The Dallas Cowboys defense stepped up and had their best game of the season but it wasn’t enough as the offense crumbled and Dallas fell 12-10 to New Orleans. It was a shocking outcome, simply because all the things that had worked previously proved ineffective even while the questionable parts of the team stepped up. Let’s go to the grades.
It’s really hard to understand what happened Sunday night. At no point did the Cowboys offense seem to have any idea how to attack the Saints defense. This despite the fact the Saints defense simply isn’t very good (evidenced by their 30th ranking in yards per play allowed). The Cowboys, by my measurements, never once attempted a pass beyond 10 yards until the desperate last possession.
The vaunted running game and highly-compensated offensive line generated absolutely nothing. Dallas ended up with only 45 yards rushing on 20 attempts, leaving Prescott and the passing game to make up for the deficiency.
But if you can’t run and don’t throw downfield, it’s hard to actually score points and that’s exactly what we saw Sunday night.
Be clear, this was an offensive failure. The defense had, unarguably, their best game of the season. This is clear by the fact the Saints never once scored a touchdown. Simply, when you don’t allow a single touchdown by the opposition you should win.
I’m hoping we can officially retire the “Kellen Moore should be the head coach even if Jason Garrett wins a Super Bowl” discussion. Confronted with the first truly difficult offensive situation of his career Moore proved wanting. The Saints, on paper, represented easy pickings. And yet the Cowboys offense looked a lot like the inept Scott Linehan-led group that couldn’t adapt or overcome difficult situations.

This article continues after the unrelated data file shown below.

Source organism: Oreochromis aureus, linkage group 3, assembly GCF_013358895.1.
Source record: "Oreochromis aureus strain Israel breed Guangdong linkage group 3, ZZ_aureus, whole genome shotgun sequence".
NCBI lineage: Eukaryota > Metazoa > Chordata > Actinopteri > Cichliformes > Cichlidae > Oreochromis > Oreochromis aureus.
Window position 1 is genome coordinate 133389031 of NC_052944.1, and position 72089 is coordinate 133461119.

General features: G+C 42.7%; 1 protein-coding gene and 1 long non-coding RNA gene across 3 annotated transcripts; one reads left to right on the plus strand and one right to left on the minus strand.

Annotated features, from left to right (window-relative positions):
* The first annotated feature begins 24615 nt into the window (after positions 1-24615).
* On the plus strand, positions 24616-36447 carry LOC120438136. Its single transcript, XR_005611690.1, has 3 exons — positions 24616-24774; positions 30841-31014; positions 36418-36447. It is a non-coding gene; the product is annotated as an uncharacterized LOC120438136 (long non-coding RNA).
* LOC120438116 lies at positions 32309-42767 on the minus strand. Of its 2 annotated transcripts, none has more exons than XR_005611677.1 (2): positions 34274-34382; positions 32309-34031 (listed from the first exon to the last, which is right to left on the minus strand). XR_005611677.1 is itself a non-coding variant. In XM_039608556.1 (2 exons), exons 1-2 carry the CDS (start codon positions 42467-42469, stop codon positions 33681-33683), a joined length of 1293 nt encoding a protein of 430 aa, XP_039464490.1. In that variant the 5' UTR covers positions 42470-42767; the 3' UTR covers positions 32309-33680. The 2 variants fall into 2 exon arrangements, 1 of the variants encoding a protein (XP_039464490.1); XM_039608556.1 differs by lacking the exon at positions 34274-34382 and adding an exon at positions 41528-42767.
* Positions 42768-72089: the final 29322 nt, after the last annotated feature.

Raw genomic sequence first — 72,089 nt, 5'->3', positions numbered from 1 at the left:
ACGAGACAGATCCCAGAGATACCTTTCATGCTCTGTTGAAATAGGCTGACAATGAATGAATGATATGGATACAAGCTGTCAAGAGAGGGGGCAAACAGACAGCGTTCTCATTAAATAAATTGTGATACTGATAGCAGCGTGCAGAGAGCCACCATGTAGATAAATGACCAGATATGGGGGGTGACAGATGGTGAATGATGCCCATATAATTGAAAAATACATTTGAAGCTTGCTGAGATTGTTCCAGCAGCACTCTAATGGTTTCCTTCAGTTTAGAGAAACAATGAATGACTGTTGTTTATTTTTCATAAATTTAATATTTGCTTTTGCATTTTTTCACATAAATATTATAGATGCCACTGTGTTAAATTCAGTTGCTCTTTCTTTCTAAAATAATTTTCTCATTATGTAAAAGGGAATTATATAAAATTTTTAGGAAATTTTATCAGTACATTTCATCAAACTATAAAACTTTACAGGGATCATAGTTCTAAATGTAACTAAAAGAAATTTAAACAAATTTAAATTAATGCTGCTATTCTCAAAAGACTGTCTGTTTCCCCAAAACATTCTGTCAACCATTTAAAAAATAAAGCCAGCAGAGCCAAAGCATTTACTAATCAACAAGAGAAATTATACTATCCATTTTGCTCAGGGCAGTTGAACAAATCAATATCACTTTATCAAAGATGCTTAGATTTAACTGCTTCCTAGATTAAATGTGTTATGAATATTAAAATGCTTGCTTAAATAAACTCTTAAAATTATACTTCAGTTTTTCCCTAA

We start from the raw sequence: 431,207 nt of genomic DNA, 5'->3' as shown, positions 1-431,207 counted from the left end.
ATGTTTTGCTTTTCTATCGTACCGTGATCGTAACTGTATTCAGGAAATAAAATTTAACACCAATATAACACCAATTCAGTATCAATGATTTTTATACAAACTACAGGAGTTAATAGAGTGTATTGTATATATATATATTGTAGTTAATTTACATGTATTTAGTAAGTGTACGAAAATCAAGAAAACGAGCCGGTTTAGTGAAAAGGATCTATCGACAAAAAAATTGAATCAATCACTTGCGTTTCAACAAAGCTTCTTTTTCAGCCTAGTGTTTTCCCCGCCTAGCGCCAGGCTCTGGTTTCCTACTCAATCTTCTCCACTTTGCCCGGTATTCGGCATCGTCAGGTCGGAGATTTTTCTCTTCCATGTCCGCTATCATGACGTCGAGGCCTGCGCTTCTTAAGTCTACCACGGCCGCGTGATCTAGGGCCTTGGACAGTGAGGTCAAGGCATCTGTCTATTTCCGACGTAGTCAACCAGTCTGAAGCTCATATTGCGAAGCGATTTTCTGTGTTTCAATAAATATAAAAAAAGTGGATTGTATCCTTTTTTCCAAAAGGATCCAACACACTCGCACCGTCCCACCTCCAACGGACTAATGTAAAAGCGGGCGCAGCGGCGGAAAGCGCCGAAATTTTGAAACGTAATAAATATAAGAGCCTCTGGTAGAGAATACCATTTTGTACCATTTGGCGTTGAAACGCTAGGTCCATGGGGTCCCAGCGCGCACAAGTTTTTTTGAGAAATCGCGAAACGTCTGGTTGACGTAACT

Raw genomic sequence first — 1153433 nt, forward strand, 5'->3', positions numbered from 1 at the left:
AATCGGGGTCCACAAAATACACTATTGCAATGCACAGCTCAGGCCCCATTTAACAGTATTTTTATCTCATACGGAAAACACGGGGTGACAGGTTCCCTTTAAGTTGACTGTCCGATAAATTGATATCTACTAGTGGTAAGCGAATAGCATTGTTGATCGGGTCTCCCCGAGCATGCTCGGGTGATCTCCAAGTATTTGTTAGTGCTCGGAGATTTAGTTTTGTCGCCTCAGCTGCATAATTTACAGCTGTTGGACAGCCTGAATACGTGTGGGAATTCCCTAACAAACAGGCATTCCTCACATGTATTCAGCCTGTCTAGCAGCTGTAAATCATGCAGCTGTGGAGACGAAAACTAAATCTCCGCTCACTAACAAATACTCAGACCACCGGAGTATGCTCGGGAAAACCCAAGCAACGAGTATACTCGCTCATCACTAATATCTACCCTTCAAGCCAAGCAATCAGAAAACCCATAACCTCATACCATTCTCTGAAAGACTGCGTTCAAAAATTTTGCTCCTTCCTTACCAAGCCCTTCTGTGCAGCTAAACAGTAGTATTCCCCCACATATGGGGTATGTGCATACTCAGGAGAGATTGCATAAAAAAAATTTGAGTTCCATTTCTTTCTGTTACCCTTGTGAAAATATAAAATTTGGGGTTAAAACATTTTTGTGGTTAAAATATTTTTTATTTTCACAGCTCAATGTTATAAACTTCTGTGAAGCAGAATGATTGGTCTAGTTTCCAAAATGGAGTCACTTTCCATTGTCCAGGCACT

It’s inexplicable that Dak never once attempted a pass beyond ten yards until less than two minutes remained. It’s also inexplicable why an offensive line with four players playing at a Pro Bowl level in front of an All Pro running back couldn’t generate more than 45 yards of rushing offense.
If a defense sells out to stop that kind of activity there should be opportunities in the passing game. I didn’t see that, only receivers who were always covered and Dak forever looking for something...anything.
Summarizing, Kellen Moore failed his first real test as an offensive coordinator.
It’s hard to judge Dak on this game. The running game was completely absent. Twice, promising drives ended because a future HOFer fumbled (Witten) and then the team’s best offensive player (Elliott) fumbled. Neither of those failures have anything to do with Dak Prescott.
In addition, the OL seemed overwhelmed by the Saints’ front seven, putting Prescott under duress throughout. Still, it’s hard to believe there weren’t some opportunities for plays down the field. Despite these challenges, Dak needed to be better. He was either late or behind on a few throws and in a game like this those differences can mean a win or a loss.
Wide receivers: D+
Amari Cooper against either Marshawn Lattimore or Eli Apple should be a mismatch. It wasn’t. Now, Cooper did win his fair share of plays. But none of them were downfield; he was largely reduced to a 5-7 yard player. Meanwhile, none of the other wide-outs did anything.
Devin Smith was held without a single catch. Randall Cobb had three catches for 41 yards but dropped a third-down conversion late in the game that could have really changed the outcome.
In short, this was a miserable game for this group. The lack of downfield plays has to, somewhat, be due to the wide-outs inability to beat downfield coverage. A very bad game for this group.
Tight end: C-